One challenge I've run into for myself with more elegant VTOL SSTOs is low-speed-hover controllability;  beyond using brute-force RCS or SAS.  I can make a design that's quite good at hovering, landing, and maneuvering around a site like a helicopter, but it'll be crap as an actual aerodynamic plane- as the control surfaces and wing setup are designed for forward flight - and for hovering I want something that has no forward-bias (ever started sliding backwards in a vtol craft designed for otherwise normal forward flight?  Things get ugly!!).   Any insights?



Is it even possible to have a practical VTOL craft without using the unlimited fuel cheat? From my experience VTOLs guzzle fuel and trying to add more fuel means you need to add more thrust...

Absolutely!  I have a simple Vtol SSTO that can take off with junos, hit LKO with rapiers, maybe with 100 m/s left on the rocket side, then return to spaceport and have sufficient liquid fuel for vertical landing.  Junos, Panthers, and Wheesleys are all fairly efficient at low altitude and low speed - when you said 'guzzle' i screwed up my face because when I think guzzle I think rapiers and whiplash's putting out 300 kN and just gorging on fuel.  Ill link it if interested.

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On 12/7/2018 at 1:02 PM, Stoney3K said:

Is it even possible to have a practical VTOL craft without using the unlimited fuel cheat? From my experience VTOLs guzzle fuel and trying to add more fuel means you need to add more thrust...

LTTP but anyway: the question is, practical for what?

It is certainly possible to make VTOLs that can circumnavigate the planet. Of course the cargo capacity is less than with a HTOL since you're using some of it to haul those vertical thrusters. Hovering is expensive but you don't really need all that many seconds of hover either for take-off or for landing.

I have also used rocket-powered VTOLs on Duna. You need about 150 m/s for the landing, less than that for take-off. They're obviously bigger and less efficient than conventional landers again because of the extra engines you're hauling; the advantage is being able to land them exactly where you want, while having the capability to explore the planet with atmospheric flight. 

So yes, it most definitely is possible. Whether VTOL craft are practical or efficient compared to other solutions is a different matter -- and to be perfectly honest, I'm inclined to think... not really. But they are tons of fun both to design and to fly, which for me is kind of the point of KSP.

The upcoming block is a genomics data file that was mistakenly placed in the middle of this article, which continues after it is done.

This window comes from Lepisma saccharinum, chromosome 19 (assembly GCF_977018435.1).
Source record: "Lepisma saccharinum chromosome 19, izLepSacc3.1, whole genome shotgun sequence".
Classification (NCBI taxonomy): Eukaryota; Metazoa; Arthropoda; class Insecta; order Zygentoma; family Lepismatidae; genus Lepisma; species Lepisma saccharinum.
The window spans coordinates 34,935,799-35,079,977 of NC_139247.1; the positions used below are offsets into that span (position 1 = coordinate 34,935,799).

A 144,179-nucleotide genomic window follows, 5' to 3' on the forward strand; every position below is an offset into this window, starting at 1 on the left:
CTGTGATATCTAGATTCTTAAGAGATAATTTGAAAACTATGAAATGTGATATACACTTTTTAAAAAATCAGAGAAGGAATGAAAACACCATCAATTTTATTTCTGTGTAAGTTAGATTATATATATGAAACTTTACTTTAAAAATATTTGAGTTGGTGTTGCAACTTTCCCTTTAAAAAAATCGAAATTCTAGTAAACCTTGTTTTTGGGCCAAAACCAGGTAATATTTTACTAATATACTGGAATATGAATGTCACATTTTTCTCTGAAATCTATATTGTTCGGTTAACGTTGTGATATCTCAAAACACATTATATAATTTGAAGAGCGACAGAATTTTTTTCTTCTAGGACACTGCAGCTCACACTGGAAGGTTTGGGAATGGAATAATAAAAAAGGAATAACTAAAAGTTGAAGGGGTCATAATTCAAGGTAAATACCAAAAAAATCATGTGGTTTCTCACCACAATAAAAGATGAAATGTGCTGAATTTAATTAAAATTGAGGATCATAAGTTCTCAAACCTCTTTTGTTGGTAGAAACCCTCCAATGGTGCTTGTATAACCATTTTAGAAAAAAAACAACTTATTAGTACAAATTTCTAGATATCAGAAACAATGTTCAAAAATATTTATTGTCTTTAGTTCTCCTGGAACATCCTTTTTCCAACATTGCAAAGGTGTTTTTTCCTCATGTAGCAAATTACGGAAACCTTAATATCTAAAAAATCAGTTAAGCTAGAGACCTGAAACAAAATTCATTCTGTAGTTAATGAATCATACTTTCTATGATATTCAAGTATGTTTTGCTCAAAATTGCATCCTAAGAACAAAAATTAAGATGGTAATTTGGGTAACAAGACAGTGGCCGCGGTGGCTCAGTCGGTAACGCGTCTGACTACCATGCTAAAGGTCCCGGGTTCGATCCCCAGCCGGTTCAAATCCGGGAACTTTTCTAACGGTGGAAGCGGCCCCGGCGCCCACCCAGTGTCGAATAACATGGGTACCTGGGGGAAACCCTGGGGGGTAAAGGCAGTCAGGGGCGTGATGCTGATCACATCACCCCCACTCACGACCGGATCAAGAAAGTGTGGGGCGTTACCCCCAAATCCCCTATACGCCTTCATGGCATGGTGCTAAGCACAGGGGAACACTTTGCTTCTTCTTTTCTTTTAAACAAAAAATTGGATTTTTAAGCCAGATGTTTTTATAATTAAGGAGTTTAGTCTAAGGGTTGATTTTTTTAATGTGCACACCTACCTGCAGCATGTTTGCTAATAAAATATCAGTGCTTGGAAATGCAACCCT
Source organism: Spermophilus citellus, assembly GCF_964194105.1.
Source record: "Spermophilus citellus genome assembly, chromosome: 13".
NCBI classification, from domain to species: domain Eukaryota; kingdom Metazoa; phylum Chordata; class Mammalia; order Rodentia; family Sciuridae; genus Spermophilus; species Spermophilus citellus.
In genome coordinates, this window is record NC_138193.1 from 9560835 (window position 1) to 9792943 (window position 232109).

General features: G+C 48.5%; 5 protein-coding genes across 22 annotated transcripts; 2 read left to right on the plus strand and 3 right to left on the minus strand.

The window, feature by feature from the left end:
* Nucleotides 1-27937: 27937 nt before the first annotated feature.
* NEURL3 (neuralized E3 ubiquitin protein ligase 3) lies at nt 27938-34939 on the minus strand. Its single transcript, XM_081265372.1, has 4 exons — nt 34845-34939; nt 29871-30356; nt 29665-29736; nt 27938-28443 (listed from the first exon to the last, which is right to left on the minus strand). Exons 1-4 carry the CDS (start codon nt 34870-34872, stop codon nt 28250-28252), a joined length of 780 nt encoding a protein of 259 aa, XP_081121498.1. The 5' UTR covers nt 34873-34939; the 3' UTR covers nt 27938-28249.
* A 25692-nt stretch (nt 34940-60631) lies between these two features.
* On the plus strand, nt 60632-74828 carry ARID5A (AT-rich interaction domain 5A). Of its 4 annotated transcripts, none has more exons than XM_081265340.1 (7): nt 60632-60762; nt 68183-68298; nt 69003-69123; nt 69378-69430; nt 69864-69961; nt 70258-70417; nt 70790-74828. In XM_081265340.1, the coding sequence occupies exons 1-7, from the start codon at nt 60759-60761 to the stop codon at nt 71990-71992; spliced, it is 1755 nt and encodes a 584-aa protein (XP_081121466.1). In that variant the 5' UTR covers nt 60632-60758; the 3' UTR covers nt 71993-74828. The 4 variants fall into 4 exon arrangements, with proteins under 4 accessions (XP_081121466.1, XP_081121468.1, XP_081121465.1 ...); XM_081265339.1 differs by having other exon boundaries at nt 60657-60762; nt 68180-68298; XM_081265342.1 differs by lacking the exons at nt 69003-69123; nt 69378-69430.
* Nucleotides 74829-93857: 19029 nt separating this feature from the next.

Edited by Brikoleur

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Really nice overview and some incredible looking craft!  I have made a couple VTOLs in the past and had a lot of fun with both the engineering and flight challenges.  I've been having some trouble lately in newer with respect to air flow.  For the vertical engines, do you also need to have some vertical intakes?  I have not had much success using only horizontally oriented intakes - the engines do not have sufficient air flow to generate enough thrust to actually lift the craft.  Adding a vertical intake helps.  Have you noticed this or do you think I might just need more vertical engines when using horizontal intakes only?

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LTTP again (KSP on hiatus for a bit), but here's an answer anyway. No, the intakes don't have to be vertical. You do need rather a lot of them. Adding more engines without adding intakes will make the problem worse. If you're going for full VTOL you need to have a TWR > 1.0 at take-off weight; adding more vertical engines will make vertical landings easier and (if they're air-breathers) will make it possible to operate at higher elevations. You need enough intakes to keep them fed. You know you don't have enough if you're getting engine flame-outs on take-off or, worse, landing. So if you're getting those flame-outs, add more intakes until you don't get them anymore.

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Hi @Brikoleur, nice work! I have some really good tips and tricks to add to your tutorial, but I’m on my phone at the moment. I’ll edit this sometime this week.

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This would certainly have to be revised once Breaking Ground drops, those parts are extremely relevant for VTOL.

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Thanks to this guide I did my first ever landing on the VAB helipad! :)

On 11/1/2018 at 10:54 AM, Brikoleur said:

a craft that's designed to fly aerodynamically, using lift produced by lifting surfaces

In that vein I drag optimized the Karmilla, and added science parts. The downside is that it isn't as pretty, but it *does* top out at mach 1.8 with a humble wheesly. After the drag was sorted out, it wasn't very hard to create a dockable SSTO version.